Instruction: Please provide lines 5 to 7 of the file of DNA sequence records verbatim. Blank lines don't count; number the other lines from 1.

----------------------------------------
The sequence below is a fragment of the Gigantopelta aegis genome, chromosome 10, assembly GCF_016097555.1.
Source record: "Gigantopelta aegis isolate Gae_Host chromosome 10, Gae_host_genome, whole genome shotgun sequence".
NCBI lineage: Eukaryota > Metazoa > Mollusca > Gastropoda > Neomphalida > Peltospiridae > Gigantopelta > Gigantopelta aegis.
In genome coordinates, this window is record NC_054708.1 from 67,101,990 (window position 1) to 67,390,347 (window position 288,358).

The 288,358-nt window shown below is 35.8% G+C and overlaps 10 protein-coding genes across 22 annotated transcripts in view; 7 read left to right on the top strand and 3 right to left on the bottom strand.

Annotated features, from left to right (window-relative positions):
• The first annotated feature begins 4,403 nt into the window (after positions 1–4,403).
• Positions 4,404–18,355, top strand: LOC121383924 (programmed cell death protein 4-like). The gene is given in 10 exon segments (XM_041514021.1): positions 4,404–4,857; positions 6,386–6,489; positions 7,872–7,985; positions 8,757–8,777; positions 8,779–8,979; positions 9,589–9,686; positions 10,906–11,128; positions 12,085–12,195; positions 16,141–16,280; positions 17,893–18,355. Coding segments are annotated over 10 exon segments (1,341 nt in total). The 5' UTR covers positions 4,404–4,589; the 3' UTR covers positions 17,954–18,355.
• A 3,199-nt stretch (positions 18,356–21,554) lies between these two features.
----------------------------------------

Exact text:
The 288,358-nt window shown below is 35.8% G+C and overlaps 10 protein-coding genes across 22 annotated transcripts in view; 7 read left to right on the top strand and 3 right to left on the bottom strand.

Annotated features, from left to right (window-relative positions):
• The first annotated feature begins 4,403 nt into the window (after positions 1–4,403).